Then, let’s take Jessica. She has a passion for fashion. She loves nothing more than to photograph the bright colors and edgy new looks of her models in the studio and on location. She likes to work quickly, but generally has the opportunity to ask for a second take. A lot of her work is in the editorial world and in the lookbook market. Mostly, the images end up on e-commerce sites with a handful of them making it into print. She also produces fashion films to show on her client’s websites and social media channels. She likes 4K, but the majority of her clients ask for final delivery in 1080p. Her work is glamorous, but the fees can vary, so money is a bit of an issue. Which camera would you recommend?
In my opinion, Jessica would be perfectly suited for the Nikon Z 7II. She doesn’t need the faster frame rate of the Sony or Canon. The 100 megapixels of the Fuji GFX 100S is a treat for anyone, but her work is rarely printed, making the effect of the added resolution somewhat less beneficial. She also has second thoughts about how much time she really wants to spend in Photoshop retouching a 102-megapixel beauty shot that will show every single pore of her model’s skin. Then, there’s the money issue. Something like the Sony might have the best specs of the full frame bunch. But, is it really worth twice the price of the Z 7II, especially considering that she doesn’t need 8K and the Z 7II autofocus is plenty to keep her models tack sharp? For the price of just the a1 body, she could buy a Z 7II and two high-quality Z lenses to complete her kit. The camera might not have all the quantifiable specs, but the value proposition, in Jessica’s case, would be immense.
In my experience, starting your camera search with a plan to buy the best specs you can afford may very well get you the camera with the best objective numbers, but might not get you the most value for your money. To get the most value, you have to decide what exactly it is that is of real value to you personally.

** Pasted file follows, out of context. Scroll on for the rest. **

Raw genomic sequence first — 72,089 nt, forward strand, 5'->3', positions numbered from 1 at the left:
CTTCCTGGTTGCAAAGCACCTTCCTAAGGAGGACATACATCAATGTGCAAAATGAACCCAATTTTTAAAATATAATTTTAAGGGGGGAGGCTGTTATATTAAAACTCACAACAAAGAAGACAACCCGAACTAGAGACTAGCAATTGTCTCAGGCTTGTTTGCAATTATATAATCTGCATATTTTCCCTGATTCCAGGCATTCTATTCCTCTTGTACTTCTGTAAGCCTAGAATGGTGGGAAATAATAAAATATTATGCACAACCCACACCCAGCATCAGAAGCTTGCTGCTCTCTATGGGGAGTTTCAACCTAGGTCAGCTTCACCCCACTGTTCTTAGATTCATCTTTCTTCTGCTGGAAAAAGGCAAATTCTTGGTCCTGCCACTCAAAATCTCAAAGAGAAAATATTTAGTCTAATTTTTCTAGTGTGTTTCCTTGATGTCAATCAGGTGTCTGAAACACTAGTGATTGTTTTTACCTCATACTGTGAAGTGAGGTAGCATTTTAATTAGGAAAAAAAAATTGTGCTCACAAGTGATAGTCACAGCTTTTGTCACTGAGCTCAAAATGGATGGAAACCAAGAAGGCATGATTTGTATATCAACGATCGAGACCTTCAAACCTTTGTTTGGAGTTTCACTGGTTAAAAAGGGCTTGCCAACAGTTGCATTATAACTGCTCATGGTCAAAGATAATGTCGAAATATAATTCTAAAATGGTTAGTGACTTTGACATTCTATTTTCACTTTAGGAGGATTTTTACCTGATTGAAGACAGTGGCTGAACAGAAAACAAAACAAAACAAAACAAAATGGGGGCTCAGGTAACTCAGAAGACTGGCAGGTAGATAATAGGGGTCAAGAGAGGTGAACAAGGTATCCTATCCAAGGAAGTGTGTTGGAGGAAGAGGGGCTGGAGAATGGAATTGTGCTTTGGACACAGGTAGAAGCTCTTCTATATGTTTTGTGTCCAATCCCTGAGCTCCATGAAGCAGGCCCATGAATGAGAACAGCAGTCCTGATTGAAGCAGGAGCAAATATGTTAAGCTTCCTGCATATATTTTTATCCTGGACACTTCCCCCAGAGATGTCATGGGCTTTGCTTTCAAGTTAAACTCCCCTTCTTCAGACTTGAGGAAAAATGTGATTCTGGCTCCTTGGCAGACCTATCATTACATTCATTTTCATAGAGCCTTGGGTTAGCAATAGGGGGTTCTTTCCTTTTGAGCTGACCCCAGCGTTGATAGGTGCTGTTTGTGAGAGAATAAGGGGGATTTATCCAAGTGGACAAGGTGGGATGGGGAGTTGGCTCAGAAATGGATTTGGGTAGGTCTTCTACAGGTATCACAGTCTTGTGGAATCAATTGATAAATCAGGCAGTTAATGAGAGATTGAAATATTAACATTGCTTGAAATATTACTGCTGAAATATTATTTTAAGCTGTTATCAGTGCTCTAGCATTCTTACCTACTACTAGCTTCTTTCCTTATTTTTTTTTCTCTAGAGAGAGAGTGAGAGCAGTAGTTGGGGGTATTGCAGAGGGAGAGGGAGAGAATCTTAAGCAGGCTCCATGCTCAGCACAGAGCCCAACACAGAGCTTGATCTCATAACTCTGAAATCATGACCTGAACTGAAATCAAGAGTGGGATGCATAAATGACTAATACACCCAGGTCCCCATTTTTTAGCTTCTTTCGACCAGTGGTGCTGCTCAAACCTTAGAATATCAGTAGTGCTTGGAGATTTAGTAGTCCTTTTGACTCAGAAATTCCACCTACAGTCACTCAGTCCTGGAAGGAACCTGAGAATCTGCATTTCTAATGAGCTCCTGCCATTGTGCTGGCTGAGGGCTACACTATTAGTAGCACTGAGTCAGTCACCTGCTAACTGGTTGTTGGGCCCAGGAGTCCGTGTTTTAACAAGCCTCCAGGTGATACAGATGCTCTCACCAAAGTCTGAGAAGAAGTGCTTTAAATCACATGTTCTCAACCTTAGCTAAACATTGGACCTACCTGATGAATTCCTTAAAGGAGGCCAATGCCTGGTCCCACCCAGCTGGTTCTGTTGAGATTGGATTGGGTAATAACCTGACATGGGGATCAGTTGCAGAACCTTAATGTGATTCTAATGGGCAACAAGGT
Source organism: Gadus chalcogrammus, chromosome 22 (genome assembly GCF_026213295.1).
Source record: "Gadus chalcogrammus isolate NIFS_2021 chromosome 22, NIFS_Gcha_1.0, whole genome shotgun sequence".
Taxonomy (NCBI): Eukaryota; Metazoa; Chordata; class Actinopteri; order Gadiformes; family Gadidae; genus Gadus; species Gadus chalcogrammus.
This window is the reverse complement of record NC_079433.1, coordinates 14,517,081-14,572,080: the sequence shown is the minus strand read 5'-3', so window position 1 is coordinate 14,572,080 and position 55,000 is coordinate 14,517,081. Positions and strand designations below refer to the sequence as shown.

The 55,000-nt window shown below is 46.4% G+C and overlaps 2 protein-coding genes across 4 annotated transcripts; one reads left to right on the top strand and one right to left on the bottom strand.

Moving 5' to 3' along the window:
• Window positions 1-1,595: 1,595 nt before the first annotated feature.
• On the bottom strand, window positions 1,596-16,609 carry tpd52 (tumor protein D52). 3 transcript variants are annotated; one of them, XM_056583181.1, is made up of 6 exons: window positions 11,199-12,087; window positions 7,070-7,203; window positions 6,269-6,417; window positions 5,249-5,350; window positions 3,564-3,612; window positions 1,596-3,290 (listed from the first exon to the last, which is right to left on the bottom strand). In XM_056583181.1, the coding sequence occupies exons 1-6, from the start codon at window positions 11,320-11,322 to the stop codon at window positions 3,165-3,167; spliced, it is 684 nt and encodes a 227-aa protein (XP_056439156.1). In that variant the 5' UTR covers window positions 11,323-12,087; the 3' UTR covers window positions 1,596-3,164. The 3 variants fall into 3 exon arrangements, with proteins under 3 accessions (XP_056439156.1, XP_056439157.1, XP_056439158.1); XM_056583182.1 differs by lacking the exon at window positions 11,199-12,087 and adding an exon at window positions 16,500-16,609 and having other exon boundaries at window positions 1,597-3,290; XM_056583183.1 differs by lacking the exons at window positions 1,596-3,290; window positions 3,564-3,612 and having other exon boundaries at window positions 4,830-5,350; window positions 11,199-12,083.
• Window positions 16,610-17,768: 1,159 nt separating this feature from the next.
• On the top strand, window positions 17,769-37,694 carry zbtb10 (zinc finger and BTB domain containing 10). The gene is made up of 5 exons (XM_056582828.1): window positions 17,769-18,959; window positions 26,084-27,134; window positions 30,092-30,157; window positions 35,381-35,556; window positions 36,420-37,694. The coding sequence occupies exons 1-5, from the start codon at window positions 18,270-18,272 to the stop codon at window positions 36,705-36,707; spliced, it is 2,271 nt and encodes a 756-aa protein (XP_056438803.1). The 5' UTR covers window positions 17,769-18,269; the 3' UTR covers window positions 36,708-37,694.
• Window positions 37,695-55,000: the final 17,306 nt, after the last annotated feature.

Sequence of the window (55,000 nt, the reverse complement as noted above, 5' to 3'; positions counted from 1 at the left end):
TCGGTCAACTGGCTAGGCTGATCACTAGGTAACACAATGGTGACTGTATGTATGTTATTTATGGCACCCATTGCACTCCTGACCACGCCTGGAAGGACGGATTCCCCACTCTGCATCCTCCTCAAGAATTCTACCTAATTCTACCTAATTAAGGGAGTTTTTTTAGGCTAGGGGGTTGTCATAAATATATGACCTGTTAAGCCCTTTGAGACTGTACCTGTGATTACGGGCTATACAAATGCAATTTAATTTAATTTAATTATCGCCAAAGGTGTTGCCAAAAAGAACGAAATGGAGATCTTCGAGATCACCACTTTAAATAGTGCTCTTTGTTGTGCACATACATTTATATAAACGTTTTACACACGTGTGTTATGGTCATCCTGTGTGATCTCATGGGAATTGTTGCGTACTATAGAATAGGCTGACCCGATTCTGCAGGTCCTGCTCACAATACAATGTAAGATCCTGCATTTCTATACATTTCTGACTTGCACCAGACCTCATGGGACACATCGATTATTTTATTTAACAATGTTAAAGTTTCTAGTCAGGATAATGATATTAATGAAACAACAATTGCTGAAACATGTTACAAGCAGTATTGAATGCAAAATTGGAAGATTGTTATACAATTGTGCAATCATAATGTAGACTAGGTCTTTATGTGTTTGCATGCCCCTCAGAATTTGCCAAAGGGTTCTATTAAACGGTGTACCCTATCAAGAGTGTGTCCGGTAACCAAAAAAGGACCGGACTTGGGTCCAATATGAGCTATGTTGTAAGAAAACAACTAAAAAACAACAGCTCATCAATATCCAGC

How often do you actually print your work versus how much of it is only ever going to live online and on social media? This will help you decide how much you should be willing to pay for megapixels. How fast do your subjects move? In Jeanne’s case, it makes sense to pay more for a camera with better autofocus and a faster frame rate. She’s shooting downhill skiers soaring by her at amazing speeds. In John’s case, 30 fps versus 5 fps makes no difference to him at all, so paying more for a higher frame rate wouldn’t lead to any actual benefit. Are you going to shoot a lot of videos? Do you really need 8K? There are legitimate applications for 8K shooting. But since the vast majority of television broadcasts are still released in 1080 and the vast majority of commercial clients are asking for 1080 as a deliverable, do you really need to pay more for 8K? Perhaps you do. I’m not saying there isn’t a use case. But before getting excited about a camera because it can produce a specific spec, you would do yourself and your wallet a favor by doing a quick survey of your recent client requests and seeing if the added features will actually add value to the product you are offering the end-user.
Next week, I’ll be back with another series of articles digging in deep into a specific camera and the pros and cons of its operation. But among all the fun discussion of bits and bytes, it’s important to remember that whatever camera you decide to buy, it is but a means to an end. It’s a tool that allows you to realize the vision in your head. Images aren’t good because of the stats of the camera used to shoot them. They are good because of your ability to apply your creativity to their making. Pick the right tool for your process and you’ll be far happier than chasing the elusive goal of finding the perfect camera that is one size fits all.